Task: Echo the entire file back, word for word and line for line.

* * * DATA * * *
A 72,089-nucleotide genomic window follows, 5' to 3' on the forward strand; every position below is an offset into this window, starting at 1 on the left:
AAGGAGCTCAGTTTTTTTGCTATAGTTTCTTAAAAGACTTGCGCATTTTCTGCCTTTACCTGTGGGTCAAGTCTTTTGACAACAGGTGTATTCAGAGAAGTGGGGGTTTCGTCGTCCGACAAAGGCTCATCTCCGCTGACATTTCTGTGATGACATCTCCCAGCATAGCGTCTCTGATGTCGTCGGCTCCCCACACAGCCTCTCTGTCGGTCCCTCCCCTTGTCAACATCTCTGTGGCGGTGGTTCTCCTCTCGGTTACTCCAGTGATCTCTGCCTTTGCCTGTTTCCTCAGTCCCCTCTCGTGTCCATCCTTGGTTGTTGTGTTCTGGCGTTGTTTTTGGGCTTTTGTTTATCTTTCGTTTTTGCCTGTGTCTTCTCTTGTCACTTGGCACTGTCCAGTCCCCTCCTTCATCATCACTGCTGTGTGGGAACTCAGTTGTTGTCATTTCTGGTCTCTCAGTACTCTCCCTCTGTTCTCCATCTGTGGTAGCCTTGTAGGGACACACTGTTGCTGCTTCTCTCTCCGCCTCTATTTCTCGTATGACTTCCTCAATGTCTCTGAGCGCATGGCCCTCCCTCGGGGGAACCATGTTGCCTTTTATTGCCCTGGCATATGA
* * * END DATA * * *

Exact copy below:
A 72,089-nucleotide genomic window follows, 5' to 3' on the forward strand; every position below is an offset into this window, starting at 1 on the left:
AAGGAGCTCAGTTTTTTTGCTATAGTTTCTTAAAAGACTTGCGCATTTTCTGCCTTTACCTGTGGGTCAAGTCTTTTGACAACAGGTGTATTCAGAGAAGTGGGGGTTTCGTCGTCCGACAAAGGCTCATCTCCGCTGACATTTCTGTGATGACATCTCCCAGCATAGCGTCTCTGATGTCGTCGGCTCCCCACACAGCCTCTCTGTCGGTCCCTCCCCTTGTCAACATCTCTGTGGCGGTGGTTCTCCTCTCGGTTACTCCAGTGATCTCTGCCTTTGCCTGTTTCCTCAGTCCCCTCTCGTGTCCATCCTTGGTTGTTGTGTTCTGGCGTTGTTTTTGGGCTTTTGTTTATCTTTCGTTTTTGCCTGTGTCTTCTCTTGTCACTTGGCACTGTCCAGTCCCCTCCTTCATCATCACTGCTGTGTGGGAACTCAGTTGTTGTCATTTCTGGTCTCTCAGTACTCTCCCTCTGTTCTCCATCTGTGGTAGCCTTGTAGGGACACACTGTTGCTGCTTCTCTCTCCGCCTCTATTTCTCGTATGACTTCCTCAATGTCTCTGAGCGCATGGCCCTCCCTCGGGGGAACCATGTTGCCTTTTATTGCCCTGGCATATGA